The Terrier Breeds

So you want to own a terrier?

To a Terrier enthusiast there is nothing better; Terriers are wonderful dogs. But before you decide, there are some things you should know.

The Canadian Kennel Club recognizes 26 breeds of Terriers, not including the Jack Russell Terrier and the Glen of Imaal Terrier, which have not yet been granted full recognition. Most Terriers originated in the British Isles, where in earlier times they were invaluable for rodent control and also used extensively in the hunting field. An exception is the Miniature Schnauzer, which is a miniaturized working dog rather than a Terrier, and is classified in the Terrier Group only in North America. Today, most Terriers are primarily companion dogs.

With such a variety of breeds to choose among, you will probably find one that suits your lifestyle. You should understand that, because historically they were developed to work independently, most terriers have minds of their own and are fully prepared to use them! Overall, they are intelligent, active and energetic. They love people but can sometimes be territorial towards other dogs. They are excellent watchdogs, often have an impish sense of humour and thoroughly enjoy participating in family activities.

As a group, Terriers are generally healthy and long-lived, but like all animals health concerns can arise from time to time. You should be aware that Terriers need regular grooming to keep their coats healthy, tidy and presentable, and to prepare a Terrier coat for showing entails a considerable learning curve.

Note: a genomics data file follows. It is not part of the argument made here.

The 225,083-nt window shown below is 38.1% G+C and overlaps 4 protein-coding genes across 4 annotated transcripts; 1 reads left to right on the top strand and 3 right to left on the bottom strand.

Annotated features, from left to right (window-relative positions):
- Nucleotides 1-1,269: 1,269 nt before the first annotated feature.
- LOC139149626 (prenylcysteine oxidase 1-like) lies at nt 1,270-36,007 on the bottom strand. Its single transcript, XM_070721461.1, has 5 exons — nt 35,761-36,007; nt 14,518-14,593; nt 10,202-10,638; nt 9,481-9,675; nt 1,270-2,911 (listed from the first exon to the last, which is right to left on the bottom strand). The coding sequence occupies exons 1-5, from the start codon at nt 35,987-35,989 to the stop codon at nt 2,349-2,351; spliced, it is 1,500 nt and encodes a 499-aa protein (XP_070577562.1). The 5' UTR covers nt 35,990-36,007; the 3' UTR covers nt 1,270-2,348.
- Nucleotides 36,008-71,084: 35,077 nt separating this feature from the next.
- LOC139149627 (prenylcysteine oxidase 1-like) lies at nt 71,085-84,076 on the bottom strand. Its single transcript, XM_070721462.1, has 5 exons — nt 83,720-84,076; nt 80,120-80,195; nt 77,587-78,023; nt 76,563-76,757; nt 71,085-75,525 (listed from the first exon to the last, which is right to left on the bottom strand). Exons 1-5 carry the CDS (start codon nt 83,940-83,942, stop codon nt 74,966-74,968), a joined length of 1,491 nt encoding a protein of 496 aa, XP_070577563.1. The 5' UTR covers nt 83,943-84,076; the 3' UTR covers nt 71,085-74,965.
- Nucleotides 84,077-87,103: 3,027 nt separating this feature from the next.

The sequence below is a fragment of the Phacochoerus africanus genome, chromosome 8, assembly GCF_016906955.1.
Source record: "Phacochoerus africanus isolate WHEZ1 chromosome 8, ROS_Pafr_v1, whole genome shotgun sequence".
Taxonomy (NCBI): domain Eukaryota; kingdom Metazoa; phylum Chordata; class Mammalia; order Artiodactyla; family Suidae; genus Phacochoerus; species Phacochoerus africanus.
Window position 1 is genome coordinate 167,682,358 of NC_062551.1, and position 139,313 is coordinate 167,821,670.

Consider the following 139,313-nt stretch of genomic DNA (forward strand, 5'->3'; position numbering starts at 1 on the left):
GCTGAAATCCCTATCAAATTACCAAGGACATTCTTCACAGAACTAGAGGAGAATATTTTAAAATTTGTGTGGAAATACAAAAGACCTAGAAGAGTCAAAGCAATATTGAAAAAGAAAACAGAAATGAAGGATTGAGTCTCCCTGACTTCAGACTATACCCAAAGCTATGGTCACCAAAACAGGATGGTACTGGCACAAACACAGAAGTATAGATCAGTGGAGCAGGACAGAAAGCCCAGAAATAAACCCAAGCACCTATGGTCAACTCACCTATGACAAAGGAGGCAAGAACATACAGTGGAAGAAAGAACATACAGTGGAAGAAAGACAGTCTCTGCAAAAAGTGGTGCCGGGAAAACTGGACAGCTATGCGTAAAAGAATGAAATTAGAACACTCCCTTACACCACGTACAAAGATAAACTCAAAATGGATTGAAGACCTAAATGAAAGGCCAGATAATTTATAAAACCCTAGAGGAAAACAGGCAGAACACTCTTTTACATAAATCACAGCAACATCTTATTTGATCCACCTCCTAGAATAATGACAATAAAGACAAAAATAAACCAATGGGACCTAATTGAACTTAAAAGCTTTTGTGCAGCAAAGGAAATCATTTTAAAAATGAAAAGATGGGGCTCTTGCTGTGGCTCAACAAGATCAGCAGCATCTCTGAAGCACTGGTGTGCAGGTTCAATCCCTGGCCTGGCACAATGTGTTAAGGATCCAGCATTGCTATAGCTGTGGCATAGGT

Whichever Terrier you fancy, do research your chosen breed carefully and buy from a reputable breeder who will provide advice and support to you and your new family member.

Breeds in the Terrier Group fall into three broad divisions:

More or less square, longer legged

More or less squarely built, longer legged – Airedale, Bedlington, Border, Fox Terrier (Smooth & Wire), Irish, Kerry Blue, Lakeland, Manchester, Miniature Schnauzer, Welsh, Soft-Coated Wheaten.

The Airedale is the largest, at about 23″ shoulder height. The Bedlington is unique among terriers in its rather whippet-like outline, with a coat of mixed hard and soft hairs. The Kerry and the Wheaten carry soft, wavy coats, while the Manchester’s black and tan coat is tight, smooth and glossy. The Lakeland and the Welsh are quite similar in general appearance, with the Welsh being the stockier of the two.

Low to the ground, more oblong in body

Australian, Cairn, Cesky, Dandie Dinmont, Norfolk, Norwich, Scottish, Sealyham, Skye, West Highland White.

All the Terriers in this grouping are rough coated except the Cesky, which has a silky jacket. The Dandie’s coat is a mix of hard and soft hairs and the backline rises in a gentle curve. Ear carriage distinguishes between the Norfolk and Norwich, the former having drop ears and the latter, prick ears. The Skye’s body is twice as long as its shoulder height.

“Bull and Terrier” types

American Staffordshire, Bull Terrier, Miniature Bull Terrier, Staffordshire Bull Terrier. All of these breeds are sturdily built and smooth coated. Despite a superficial similarity in head type,neither the American Staffordshire nor the Staffordshire Bull Terrier is a “Pit Bull”.

Please note that the below Breed Descriptions are not yet linked to their pages. Coming Soon!


Bull Terrier

Bull Terrier (Miniature)



Dandie Dinmont

Fox Terrier (Smooth)

Fox Terrier (Wire)

Glen of Imaal


Kerry Blue


Manchester (Standard)

Miniature Schnauzer







Soft Coated Wheaten

Staffordshire Bull Terrier


West Highland White